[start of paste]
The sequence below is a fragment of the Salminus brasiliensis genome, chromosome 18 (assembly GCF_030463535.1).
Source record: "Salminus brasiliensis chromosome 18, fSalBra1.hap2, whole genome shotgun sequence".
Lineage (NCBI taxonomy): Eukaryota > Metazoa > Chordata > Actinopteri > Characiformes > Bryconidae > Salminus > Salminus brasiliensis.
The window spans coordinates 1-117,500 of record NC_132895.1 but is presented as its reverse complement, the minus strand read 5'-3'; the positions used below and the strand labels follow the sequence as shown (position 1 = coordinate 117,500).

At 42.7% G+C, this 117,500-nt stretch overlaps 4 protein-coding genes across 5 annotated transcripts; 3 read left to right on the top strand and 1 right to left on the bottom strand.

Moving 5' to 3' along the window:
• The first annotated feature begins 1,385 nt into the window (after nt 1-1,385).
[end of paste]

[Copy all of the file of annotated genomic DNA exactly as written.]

The sequence below is a fragment of the Salminus brasiliensis genome, chromosome 18 (assembly GCF_030463535.1).
Source record: "Salminus brasiliensis chromosome 18, fSalBra1.hap2, whole genome shotgun sequence".
Lineage (NCBI taxonomy): Eukaryota > Metazoa > Chordata > Actinopteri > Characiformes > Bryconidae > Salminus > Salminus brasiliensis.
The window spans coordinates 1-117,500 of record NC_132895.1 but is presented as its reverse complement, the minus strand read 5'-3'; the positions used below and the strand labels follow the sequence as shown (position 1 = coordinate 117,500).

At 42.7% G+C, this 117,500-nt stretch overlaps 4 protein-coding genes across 5 annotated transcripts; 3 read left to right on the top strand and 1 right to left on the bottom strand.

Moving 5' to 3' along the window:
• The first annotated feature begins 1,385 nt into the window (after nt 1-1,385).